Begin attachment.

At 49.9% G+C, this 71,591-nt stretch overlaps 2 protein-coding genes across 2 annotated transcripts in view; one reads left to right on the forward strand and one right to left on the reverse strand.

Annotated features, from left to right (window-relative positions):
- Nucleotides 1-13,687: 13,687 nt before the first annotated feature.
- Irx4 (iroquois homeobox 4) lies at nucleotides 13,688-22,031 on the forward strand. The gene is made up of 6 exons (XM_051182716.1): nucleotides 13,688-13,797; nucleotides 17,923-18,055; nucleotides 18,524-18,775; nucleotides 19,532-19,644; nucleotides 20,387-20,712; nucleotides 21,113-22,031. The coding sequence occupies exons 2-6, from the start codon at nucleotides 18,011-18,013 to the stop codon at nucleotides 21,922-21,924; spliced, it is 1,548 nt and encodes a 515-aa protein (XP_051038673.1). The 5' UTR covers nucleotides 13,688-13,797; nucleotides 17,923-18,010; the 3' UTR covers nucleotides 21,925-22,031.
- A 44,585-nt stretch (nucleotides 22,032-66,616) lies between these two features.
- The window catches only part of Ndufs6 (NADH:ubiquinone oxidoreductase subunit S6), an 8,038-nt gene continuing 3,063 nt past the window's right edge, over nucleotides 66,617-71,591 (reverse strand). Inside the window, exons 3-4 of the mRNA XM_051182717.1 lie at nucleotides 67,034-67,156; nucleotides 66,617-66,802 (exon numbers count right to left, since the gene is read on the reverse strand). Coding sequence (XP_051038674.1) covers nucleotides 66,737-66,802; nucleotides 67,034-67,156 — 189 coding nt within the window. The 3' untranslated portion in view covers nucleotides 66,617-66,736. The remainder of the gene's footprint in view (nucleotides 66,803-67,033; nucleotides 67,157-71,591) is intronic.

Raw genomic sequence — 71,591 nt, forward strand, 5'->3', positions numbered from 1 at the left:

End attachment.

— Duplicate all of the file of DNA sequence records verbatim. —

At 49.9% G+C, this 71,591-nt stretch overlaps 2 protein-coding genes across 2 annotated transcripts in view; one reads left to right on the forward strand and one right to left on the reverse strand.

Annotated features, from left to right (window-relative positions):
- Nucleotides 1-13,687: 13,687 nt before the first annotated feature.
- Irx4 (iroquois homeobox 4) lies at nucleotides 13,688-22,031 on the forward strand. The gene is made up of 6 exons (XM_051182716.1): nucleotides 13,688-13,797; nucleotides 17,923-18,055; nucleotides 18,524-18,775; nucleotides 19,532-19,644; nucleotides 20,387-20,712; nucleotides 21,113-22,031. The coding sequence occupies exons 2-6, from the start codon at nucleotides 18,011-18,013 to the stop codon at nucleotides 21,922-21,924; spliced, it is 1,548 nt and encodes a 515-aa protein (XP_051038673.1). The 5' UTR covers nucleotides 13,688-13,797; nucleotides 17,923-18,010; the 3' UTR covers nucleotides 21,925-22,031.
- A 44,585-nt stretch (nucleotides 22,032-66,616) lies between these two features.
- The window catches only part of Ndufs6 (NADH:ubiquinone oxidoreductase subunit S6), an 8,038-nt gene continuing 3,063 nt past the window's right edge, over nucleotides 66,617-71,591 (reverse strand). Inside the window, exons 3-4 of the mRNA XM_051182717.1 lie at nucleotides 67,034-67,156; nucleotides 66,617-66,802 (exon numbers count right to left, since the gene is read on the reverse strand). Coding sequence (XP_051038674.1) covers nucleotides 66,737-66,802; nucleotides 67,034-67,156 — 189 coding nt within the window. The 3' untranslated portion in view covers nucleotides 66,617-66,736. The remainder of the gene's footprint in view (nucleotides 66,803-67,033; nucleotides 67,157-71,591) is intronic.

Raw genomic sequence — 71,591 nt, forward strand, 5'->3', positions numbered from 1 at the left: